We have all seen the rod of Asclepius, or its common variation, the caduceus, on medical insignia throughout the world. It was the symbol of this Greek god of healing, but is also found here in our First Reading from the book of Numbers (21:4–9). It is a single or double serpent winding around a pole, and we are not sure if the Greeks or the Hebrews had it first. But surely its meaning was a universal discovery that today we would perhaps call vaccination! In short, “the cause is also the cure”! Who would have thought? It seems to be true both medically and psychologically. At any rate, we have Moses prescribing such medicine to the complaining Hebrews in the desert, who were being bit by winged/fiery serpents. The meaning and healing symbol returns again in John’s Gospel on many levels, all of them significant. The recurring phrase is, “the lifted up one.” It has now become a rallying cry for the Jesus who was raised up on the cross and thus “vaccinated us against” doing the same (3:13 and 19:37). Jesus being “lifted up” is offered as a healing icon of love to all of history (12:32), and finally, as a victory sign of the final resurrection and ascension of all the human ones, as is prefigured in today’s account about the archetypal “Human One,” Jesus (8:28). This is powerful material, just as vaccinations always are. We have a Divine Medicine brought down to a small but potent dosage so we can handle it and it can handle us! That is what true spiritual symbols always do. Remember what we said earlier in Lent: Any direct contact with God is like contact with an electric wire—it burns you unless you have some good filters and a very humble humanity to receive it. No wonder so many Catholics and Orthodox never tired of hanging images of the crucified Jesus in their homes and in their churches. We needed to “lift up” and “gaze upon” the transformative image just as Moses first did in the desert. It can and did and will change many lives and much of history.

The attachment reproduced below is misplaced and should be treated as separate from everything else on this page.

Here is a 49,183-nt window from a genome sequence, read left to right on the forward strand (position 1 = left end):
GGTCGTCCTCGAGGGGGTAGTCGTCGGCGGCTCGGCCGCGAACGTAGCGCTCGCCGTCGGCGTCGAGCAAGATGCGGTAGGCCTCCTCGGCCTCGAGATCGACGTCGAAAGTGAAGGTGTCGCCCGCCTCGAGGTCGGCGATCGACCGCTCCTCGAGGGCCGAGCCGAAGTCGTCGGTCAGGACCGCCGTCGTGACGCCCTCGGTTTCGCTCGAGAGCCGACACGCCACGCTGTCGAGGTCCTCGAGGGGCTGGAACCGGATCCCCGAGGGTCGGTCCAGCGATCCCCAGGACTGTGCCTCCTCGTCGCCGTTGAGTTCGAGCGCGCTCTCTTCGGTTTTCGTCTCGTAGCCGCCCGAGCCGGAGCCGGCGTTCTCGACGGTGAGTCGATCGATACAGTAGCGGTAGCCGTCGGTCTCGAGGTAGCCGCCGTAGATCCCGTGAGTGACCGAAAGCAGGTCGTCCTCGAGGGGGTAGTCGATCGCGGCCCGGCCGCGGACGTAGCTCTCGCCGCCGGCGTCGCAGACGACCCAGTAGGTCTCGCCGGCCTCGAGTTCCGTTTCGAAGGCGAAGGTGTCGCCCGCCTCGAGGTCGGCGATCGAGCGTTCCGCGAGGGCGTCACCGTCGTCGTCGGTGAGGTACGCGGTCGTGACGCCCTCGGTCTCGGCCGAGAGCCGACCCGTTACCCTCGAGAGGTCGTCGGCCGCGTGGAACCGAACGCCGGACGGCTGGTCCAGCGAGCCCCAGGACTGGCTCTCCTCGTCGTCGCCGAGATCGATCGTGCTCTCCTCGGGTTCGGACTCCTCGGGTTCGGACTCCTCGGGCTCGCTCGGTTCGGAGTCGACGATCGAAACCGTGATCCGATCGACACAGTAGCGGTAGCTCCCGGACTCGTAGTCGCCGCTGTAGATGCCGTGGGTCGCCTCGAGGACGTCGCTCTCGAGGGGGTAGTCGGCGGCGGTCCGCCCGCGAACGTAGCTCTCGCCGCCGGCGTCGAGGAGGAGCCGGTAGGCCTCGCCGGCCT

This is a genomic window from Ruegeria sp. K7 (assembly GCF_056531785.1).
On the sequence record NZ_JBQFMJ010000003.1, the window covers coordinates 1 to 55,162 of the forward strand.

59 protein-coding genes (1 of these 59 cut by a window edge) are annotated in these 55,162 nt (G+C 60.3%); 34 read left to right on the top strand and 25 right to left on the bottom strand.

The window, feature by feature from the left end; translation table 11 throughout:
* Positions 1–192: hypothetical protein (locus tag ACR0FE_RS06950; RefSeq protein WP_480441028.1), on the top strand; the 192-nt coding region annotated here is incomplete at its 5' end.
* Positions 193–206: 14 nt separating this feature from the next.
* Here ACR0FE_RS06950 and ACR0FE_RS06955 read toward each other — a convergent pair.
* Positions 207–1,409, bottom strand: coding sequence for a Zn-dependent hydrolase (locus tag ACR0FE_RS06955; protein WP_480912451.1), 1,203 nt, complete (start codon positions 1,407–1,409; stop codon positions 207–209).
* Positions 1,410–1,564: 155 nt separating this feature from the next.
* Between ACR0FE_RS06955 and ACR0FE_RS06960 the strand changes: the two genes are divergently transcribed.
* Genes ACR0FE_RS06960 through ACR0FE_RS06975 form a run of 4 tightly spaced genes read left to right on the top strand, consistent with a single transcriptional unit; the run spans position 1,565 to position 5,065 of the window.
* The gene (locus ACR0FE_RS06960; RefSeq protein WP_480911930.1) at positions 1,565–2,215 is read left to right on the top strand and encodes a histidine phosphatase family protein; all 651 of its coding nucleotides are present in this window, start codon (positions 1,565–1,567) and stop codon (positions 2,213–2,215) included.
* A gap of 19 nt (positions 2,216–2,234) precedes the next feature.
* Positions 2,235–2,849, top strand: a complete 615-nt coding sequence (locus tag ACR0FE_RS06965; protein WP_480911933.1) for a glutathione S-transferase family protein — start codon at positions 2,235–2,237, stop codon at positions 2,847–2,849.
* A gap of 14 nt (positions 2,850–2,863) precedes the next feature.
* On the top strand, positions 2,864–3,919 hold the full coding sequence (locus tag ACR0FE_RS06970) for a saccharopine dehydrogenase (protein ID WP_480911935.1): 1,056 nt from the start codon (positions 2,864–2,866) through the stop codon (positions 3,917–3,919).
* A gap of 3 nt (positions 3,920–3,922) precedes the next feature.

— from the book Wondrous Encounters: Scriptures for Lent
by Richard Rohr, OFM, page 106